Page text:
NEW YORK - Stocks soared after Federal Reserve officials suggested they are unlikely to raise interest rates before June at the earliest and lowered its year-end rate forecast.
Shortly before the close of trading, The Dow Jones industrial average rose 193 points, or 1.1 percent, to 18,042. The Standard & Poor's 500 gained 22 points, or 1.1 percent, to 2,096. The Nasdaq composite added 42 points to 4,980.
The Fed on Wednesday signaled it would soon start to raising interest rates for the first time since 2006. Most forecasters expect the first rate hike to come in June, although Fed Chair Janet Yellen emphasized that policy makers will monitor economic conditions before any more move to normalize rates.
In new estimates, the Fed also reduced the median for the federal funds rate at the end of 2015 to 0.625 percent, versus 1.125 percent in December.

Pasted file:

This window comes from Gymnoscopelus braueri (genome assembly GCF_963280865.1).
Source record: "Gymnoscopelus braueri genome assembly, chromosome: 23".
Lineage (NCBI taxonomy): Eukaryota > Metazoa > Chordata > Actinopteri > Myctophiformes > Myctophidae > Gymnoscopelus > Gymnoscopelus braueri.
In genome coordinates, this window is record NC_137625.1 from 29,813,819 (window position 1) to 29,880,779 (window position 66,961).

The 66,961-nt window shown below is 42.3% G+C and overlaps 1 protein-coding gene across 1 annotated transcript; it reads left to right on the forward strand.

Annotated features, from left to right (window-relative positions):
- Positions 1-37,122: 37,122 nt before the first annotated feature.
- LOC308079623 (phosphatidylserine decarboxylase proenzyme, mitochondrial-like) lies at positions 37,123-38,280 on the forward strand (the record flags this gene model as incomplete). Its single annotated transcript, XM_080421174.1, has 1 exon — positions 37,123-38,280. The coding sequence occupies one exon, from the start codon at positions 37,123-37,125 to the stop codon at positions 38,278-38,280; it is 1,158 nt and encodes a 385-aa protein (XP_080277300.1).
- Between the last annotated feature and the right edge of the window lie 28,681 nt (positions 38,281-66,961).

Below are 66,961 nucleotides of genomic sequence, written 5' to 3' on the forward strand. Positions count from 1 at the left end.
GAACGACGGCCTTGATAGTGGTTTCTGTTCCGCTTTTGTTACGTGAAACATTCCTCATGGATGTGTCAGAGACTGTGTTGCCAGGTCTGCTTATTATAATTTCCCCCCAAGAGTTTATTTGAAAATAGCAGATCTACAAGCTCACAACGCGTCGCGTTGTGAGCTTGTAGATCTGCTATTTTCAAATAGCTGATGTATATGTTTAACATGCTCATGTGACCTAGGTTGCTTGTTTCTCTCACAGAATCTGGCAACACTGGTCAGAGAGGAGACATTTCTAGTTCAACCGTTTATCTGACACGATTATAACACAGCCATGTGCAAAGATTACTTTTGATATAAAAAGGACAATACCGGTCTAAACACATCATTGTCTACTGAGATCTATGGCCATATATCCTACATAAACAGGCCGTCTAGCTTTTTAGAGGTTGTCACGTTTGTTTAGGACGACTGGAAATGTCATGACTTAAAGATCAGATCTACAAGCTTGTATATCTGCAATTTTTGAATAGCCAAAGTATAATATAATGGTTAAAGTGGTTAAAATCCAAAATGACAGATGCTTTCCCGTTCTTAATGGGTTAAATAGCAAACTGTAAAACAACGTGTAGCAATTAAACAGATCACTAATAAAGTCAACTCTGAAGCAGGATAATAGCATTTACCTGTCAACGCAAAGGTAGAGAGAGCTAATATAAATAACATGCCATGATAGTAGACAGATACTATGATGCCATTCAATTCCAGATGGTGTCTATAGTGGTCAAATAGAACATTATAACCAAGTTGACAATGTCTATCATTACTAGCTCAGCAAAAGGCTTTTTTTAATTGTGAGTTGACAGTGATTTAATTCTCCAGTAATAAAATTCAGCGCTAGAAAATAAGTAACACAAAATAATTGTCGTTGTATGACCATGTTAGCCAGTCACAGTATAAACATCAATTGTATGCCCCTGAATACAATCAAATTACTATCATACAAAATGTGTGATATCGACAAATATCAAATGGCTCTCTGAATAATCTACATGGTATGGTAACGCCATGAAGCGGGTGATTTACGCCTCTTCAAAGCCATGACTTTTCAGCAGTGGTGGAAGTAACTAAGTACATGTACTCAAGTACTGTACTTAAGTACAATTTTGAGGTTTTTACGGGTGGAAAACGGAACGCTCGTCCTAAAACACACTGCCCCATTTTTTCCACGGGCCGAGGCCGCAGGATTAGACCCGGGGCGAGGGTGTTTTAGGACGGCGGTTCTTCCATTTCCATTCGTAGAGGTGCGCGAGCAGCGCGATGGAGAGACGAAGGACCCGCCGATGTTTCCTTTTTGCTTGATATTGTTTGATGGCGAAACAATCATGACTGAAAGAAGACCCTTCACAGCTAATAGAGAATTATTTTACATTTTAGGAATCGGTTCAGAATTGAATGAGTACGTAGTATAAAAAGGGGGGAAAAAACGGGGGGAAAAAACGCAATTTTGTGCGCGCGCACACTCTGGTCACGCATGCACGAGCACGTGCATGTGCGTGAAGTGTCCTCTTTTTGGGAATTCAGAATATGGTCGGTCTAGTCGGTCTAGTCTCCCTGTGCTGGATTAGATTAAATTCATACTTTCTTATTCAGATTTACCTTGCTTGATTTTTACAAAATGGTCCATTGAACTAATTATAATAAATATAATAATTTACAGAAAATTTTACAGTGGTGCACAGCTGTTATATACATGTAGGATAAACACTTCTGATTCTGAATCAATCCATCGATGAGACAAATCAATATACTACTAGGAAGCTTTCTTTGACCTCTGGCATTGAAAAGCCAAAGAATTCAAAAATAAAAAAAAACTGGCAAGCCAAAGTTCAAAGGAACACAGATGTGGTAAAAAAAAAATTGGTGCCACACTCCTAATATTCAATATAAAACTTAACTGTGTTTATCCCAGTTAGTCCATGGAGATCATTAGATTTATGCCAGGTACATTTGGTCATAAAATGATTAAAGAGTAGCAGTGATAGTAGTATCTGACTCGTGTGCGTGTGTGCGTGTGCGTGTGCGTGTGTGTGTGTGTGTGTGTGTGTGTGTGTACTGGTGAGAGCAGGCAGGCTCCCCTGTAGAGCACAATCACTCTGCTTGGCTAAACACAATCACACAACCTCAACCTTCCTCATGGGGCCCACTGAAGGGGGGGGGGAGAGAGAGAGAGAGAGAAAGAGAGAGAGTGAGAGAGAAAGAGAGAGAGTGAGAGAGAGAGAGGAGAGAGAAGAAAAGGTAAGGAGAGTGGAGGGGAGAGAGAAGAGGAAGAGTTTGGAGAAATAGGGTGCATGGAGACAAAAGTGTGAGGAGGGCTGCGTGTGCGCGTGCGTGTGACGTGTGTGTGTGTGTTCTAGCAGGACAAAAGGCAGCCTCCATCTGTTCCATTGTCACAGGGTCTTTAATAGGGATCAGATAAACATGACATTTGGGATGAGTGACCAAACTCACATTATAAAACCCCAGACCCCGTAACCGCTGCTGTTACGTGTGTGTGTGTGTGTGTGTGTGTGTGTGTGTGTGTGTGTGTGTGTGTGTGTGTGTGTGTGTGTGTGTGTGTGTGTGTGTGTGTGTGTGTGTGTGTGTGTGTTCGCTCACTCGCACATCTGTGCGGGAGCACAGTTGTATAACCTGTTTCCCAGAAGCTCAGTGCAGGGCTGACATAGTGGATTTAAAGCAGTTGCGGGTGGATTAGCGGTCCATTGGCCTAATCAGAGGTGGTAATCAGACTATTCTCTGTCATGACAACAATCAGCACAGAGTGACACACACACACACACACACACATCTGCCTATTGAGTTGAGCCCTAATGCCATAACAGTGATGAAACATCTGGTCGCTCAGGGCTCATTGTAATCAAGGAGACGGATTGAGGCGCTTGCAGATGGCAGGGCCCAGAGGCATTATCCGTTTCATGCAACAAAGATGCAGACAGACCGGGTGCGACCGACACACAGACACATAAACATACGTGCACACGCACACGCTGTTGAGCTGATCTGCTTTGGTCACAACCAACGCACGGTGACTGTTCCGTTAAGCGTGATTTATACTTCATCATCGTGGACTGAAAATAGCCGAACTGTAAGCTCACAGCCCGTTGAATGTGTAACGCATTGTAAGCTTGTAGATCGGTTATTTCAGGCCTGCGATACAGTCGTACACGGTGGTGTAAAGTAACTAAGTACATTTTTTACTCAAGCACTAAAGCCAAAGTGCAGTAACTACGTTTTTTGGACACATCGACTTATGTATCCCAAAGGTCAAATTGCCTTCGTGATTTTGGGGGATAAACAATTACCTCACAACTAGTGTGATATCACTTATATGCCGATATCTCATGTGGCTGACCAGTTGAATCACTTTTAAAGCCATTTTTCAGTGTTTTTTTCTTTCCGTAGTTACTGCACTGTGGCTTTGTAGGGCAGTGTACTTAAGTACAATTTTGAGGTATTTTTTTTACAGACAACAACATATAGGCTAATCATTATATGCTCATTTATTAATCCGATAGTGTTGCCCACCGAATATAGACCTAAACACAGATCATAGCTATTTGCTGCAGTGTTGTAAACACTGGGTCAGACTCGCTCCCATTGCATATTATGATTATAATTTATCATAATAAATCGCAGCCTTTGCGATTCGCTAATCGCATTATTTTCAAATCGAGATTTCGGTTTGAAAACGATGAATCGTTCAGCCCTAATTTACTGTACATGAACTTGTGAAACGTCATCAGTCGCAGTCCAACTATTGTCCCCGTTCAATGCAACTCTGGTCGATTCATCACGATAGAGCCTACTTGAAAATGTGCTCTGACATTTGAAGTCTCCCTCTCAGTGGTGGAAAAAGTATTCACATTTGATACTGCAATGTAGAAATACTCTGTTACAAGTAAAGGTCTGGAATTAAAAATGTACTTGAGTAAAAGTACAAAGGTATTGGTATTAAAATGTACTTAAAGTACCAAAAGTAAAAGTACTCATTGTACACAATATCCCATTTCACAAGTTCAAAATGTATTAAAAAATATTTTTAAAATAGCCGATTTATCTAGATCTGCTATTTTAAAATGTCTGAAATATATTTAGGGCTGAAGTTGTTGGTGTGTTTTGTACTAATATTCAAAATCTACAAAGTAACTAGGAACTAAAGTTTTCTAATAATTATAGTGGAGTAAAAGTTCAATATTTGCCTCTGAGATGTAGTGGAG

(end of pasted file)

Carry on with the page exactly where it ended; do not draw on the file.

While the central bank left open the possibility of a rate increase later in the year, it cut its forecasts for economic growth through 2017 from its December projections.
In a statement released at the end of a two-day meeting, the central bank also said that the U.S. unemployment rate can now fall further without spurring inflation. Investors had expected the Fed to signal that it was getting closer to raising rates for the first time in close to a decade as the unemployment drops and on tentative signs that wages are picking up.
That move could have led to a series of rate increases throughout the year. Bonds rallied, pushing the yield on the 10-year Treasury note below 2 percent. The dollar dropped against the euro and oil rebounded.